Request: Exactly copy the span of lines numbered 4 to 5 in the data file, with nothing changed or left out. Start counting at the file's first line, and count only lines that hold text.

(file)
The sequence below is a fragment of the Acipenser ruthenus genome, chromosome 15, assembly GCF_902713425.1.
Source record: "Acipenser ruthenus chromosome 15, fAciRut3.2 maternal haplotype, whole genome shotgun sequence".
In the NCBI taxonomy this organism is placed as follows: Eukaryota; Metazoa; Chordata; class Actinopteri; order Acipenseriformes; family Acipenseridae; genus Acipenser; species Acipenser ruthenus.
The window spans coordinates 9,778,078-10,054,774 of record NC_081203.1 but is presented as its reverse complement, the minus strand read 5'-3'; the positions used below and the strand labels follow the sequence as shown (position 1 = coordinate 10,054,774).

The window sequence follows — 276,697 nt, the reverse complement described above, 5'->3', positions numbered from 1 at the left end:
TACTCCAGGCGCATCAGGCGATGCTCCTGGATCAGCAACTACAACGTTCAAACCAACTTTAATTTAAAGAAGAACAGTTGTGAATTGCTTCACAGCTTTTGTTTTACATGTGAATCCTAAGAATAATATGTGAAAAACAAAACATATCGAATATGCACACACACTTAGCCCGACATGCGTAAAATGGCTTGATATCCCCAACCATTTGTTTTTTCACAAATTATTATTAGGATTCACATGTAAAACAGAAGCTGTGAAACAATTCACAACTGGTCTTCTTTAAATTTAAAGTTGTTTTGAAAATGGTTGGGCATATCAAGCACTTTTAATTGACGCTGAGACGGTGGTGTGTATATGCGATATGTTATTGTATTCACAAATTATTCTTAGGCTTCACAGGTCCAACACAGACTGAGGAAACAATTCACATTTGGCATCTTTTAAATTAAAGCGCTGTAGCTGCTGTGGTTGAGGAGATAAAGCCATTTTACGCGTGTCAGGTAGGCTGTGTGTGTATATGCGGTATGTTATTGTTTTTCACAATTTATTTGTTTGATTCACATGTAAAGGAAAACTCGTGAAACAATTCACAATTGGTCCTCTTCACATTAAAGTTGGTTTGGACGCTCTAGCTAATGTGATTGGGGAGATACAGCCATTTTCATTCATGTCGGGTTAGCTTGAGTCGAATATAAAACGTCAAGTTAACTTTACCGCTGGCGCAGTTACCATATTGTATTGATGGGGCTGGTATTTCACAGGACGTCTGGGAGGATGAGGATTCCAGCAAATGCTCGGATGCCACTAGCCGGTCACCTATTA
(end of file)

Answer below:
The window spans coordinates 9,778,078-10,054,774 of record NC_081203.1 but is presented as its reverse complement, the minus strand read 5'-3'; the positions used below and the strand labels follow the sequence as shown (position 1 = coordinate 10,054,774).

The window sequence follows — 276,697 nt, the reverse complement described above, 5'->3', positions numbered from 1 at the left end: